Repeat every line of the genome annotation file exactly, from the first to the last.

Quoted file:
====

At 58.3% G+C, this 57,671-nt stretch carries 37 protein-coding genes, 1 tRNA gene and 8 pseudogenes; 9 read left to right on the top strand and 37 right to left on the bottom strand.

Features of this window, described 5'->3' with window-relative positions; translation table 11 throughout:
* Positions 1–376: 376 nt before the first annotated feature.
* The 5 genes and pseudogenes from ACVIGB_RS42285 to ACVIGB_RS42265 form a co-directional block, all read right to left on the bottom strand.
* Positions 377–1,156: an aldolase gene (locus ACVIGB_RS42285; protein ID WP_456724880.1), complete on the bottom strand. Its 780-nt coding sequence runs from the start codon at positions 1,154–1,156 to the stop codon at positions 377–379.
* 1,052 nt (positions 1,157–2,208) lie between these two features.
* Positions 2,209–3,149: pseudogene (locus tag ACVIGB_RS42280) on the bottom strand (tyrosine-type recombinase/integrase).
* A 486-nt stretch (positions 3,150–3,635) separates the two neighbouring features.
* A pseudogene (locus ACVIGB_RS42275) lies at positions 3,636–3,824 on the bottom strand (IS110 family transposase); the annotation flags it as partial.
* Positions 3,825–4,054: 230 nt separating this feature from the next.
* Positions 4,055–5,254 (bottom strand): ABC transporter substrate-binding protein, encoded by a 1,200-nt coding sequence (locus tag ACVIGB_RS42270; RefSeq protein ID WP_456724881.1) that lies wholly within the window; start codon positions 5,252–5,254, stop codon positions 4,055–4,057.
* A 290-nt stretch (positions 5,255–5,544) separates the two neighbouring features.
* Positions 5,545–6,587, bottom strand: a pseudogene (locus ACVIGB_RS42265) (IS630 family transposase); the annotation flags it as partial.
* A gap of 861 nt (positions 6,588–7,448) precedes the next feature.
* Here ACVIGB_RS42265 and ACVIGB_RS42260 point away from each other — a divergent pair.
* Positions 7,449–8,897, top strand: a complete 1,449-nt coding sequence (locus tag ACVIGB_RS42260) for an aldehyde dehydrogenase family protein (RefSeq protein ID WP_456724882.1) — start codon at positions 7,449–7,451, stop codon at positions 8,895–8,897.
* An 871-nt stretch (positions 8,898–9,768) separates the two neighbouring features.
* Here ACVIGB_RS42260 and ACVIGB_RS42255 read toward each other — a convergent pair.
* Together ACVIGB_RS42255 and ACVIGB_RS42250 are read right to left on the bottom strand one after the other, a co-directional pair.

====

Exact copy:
At 58.3% G+C, this 57,671-nt stretch carries 37 protein-coding genes, 1 tRNA gene and 8 pseudogenes; 9 read left to right on the top strand and 37 right to left on the bottom strand.

Features of this window, described 5'->3' with window-relative positions; translation table 11 throughout:
* Positions 1–376: 376 nt before the first annotated feature.
* The 5 genes and pseudogenes from ACVIGB_RS42285 to ACVIGB_RS42265 form a co-directional block, all read right to left on the bottom strand.
* Positions 377–1,156: an aldolase gene (locus ACVIGB_RS42285; protein ID WP_456724880.1), complete on the bottom strand. Its 780-nt coding sequence runs from the start codon at positions 1,154–1,156 to the stop codon at positions 377–379.
* 1,052 nt (positions 1,157–2,208) lie between these two features.
* Positions 2,209–3,149: pseudogene (locus tag ACVIGB_RS42280) on the bottom strand (tyrosine-type recombinase/integrase).
* A 486-nt stretch (positions 3,150–3,635) separates the two neighbouring features.
* A pseudogene (locus ACVIGB_RS42275) lies at positions 3,636–3,824 on the bottom strand (IS110 family transposase); the annotation flags it as partial.
* Positions 3,825–4,054: 230 nt separating this feature from the next.
* Positions 4,055–5,254 (bottom strand): ABC transporter substrate-binding protein, encoded by a 1,200-nt coding sequence (locus tag ACVIGB_RS42270; RefSeq protein ID WP_456724881.1) that lies wholly within the window; start codon positions 5,252–5,254, stop codon positions 4,055–4,057.
* A 290-nt stretch (positions 5,255–5,544) separates the two neighbouring features.
* Positions 5,545–6,587, bottom strand: a pseudogene (locus ACVIGB_RS42265) (IS630 family transposase); the annotation flags it as partial.
* A gap of 861 nt (positions 6,588–7,448) precedes the next feature.
* Here ACVIGB_RS42265 and ACVIGB_RS42260 point away from each other — a divergent pair.
* Positions 7,449–8,897, top strand: a complete 1,449-nt coding sequence (locus tag ACVIGB_RS42260) for an aldehyde dehydrogenase family protein (RefSeq protein ID WP_456724882.1) — start codon at positions 7,449–7,451, stop codon at positions 8,895–8,897.
* An 871-nt stretch (positions 8,898–9,768) separates the two neighbouring features.
* Here ACVIGB_RS42260 and ACVIGB_RS42255 read toward each other — a convergent pair.
* Together ACVIGB_RS42255 and ACVIGB_RS42250 are read right to left on the bottom strand one after the other, a co-directional pair.